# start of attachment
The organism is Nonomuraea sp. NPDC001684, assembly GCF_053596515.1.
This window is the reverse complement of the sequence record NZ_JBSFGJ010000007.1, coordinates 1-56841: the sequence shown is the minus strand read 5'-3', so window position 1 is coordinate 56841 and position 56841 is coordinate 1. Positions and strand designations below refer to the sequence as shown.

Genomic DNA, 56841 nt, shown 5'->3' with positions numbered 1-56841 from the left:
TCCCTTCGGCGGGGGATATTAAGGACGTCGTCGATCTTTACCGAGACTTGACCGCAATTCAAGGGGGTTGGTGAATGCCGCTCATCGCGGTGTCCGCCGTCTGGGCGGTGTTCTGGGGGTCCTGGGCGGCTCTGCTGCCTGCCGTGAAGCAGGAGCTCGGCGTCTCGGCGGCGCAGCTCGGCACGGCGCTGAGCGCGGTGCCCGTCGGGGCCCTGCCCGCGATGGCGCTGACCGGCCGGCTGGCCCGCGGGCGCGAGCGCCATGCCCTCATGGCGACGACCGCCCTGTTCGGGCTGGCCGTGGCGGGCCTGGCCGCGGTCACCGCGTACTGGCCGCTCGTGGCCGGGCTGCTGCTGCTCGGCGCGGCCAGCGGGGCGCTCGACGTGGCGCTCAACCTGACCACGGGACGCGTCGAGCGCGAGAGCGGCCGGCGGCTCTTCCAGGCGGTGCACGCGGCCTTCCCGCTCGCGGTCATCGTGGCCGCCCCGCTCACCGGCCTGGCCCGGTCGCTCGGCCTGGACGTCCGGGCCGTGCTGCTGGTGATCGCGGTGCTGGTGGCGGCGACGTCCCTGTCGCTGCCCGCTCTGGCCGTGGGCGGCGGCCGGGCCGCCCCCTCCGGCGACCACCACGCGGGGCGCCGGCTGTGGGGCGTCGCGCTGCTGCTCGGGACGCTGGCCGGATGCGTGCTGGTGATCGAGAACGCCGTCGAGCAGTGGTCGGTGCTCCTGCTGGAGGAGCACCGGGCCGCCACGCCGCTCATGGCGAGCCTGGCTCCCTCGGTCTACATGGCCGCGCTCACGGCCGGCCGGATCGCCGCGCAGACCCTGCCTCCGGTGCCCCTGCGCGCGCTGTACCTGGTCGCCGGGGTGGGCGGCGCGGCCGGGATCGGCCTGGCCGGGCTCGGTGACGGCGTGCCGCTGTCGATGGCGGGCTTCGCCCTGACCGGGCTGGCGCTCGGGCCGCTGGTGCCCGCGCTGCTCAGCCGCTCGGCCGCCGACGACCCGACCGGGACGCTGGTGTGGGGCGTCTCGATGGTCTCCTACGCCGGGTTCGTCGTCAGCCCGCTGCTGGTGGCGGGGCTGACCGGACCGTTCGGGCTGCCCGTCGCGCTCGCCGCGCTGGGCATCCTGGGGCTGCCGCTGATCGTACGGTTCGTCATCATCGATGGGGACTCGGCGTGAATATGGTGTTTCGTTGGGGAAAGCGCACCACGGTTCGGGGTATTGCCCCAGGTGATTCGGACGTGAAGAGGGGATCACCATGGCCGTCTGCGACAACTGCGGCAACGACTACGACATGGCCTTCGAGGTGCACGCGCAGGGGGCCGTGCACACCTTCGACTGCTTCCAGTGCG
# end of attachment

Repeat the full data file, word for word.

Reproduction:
The organism is Nonomuraea sp. NPDC001684, assembly GCF_053596515.1.
This window is the reverse complement of the sequence record NZ_JBSFGJ010000007.1, coordinates 1-56841: the sequence shown is the minus strand read 5'-3', so window position 1 is coordinate 56841 and position 56841 is coordinate 1. Positions and strand designations below refer to the sequence as shown.

Genomic DNA, 56841 nt, shown 5'->3' with positions numbered 1-56841 from the left:
TCCCTTCGGCGGGGGATATTAAGGACGTCGTCGATCTTTACCGAGACTTGACCGCAATTCAAGGGGGTTGGTGAATGCCGCTCATCGCGGTGTCCGCCGTCTGGGCGGTGTTCTGGGGGTCCTGGGCGGCTCTGCTGCCTGCCGTGAAGCAGGAGCTCGGCGTCTCGGCGGCGCAGCTCGGCACGGCGCTGAGCGCGGTGCCCGTCGGGGCCCTGCCCGCGATGGCGCTGACCGGCCGGCTGGCCCGCGGGCGCGAGCGCCATGCCCTCATGGCGACGACCGCCCTGTTCGGGCTGGCCGTGGCGGGCCTGGCCGCGGTCACCGCGTACTGGCCGCTCGTGGCCGGGCTGCTGCTGCTCGGCGCGGCCAGCGGGGCGCTCGACGTGGCGCTCAACCTGACCACGGGACGCGTCGAGCGCGAGAGCGGCCGGCGGCTCTTCCAGGCGGTGCACGCGGCCTTCCCGCTCGCGGTCATCGTGGCCGCCCCGCTCACCGGCCTGGCCCGGTCGCTCGGCCTGGACGTCCGGGCCGTGCTGCTGGTGATCGCGGTGCTGGTGGCGGCGACGTCCCTGTCGCTGCCCGCTCTGGCCGTGGGCGGCGGCCGGGCCGCCCCCTCCGGCGACCACCACGCGGGGCGCCGGCTGTGGGGCGTCGCGCTGCTGCTCGGGACGCTGGCCGGATGCGTGCTGGTGATCGAGAACGCCGTCGAGCAGTGGTCGGTGCTCCTGCTGGAGGAGCACCGGGCCGCCACGCCGCTCATGGCGAGCCTGGCTCCCTCGGTCTACATGGCCGCGCTCACGGCCGGCCGGATCGCCGCGCAGACCCTGCCTCCGGTGCCCCTGCGCGCGCTGTACCTGGTCGCCGGGGTGGGCGGCGCGGCCGGGATCGGCCTGGCCGGGCTCGGTGACGGCGTGCCGCTGTCGATGGCGGGCTTCGCCCTGACCGGGCTGGCGCTCGGGCCGCTGGTGCCCGCGCTGCTCAGCCGCTCGGCCGCCGACGACCCGACCGGGACGCTGGTGTGGGGCGTCTCGATGGTCTCCTACGCCGGGTTCGTCGTCAGCCCGCTGCTGGTGGCGGGGCTGACCGGACCGTTCGGGCTGCCCGTCGCGCTCGCCGCGCTGGGCATCCTGGGGCTGCCGCTGATCGTACGGTTCGTCATCATCGATGGGGACTCGGCGTGAATATGGTGTTTCGTTGGGGAAAGCGCACCACGGTTCGGGGTATTGCCCCAGGTGATTCGGACGTGAAGAGGGGATCACCATGGCCGTCTGCGACAACTGCGGCAACGACTACGACATGGCCTTCGAGGTGCACGCGCAGGGGGCCGTGCACACCTTCGACTGCTTCCAGTGCG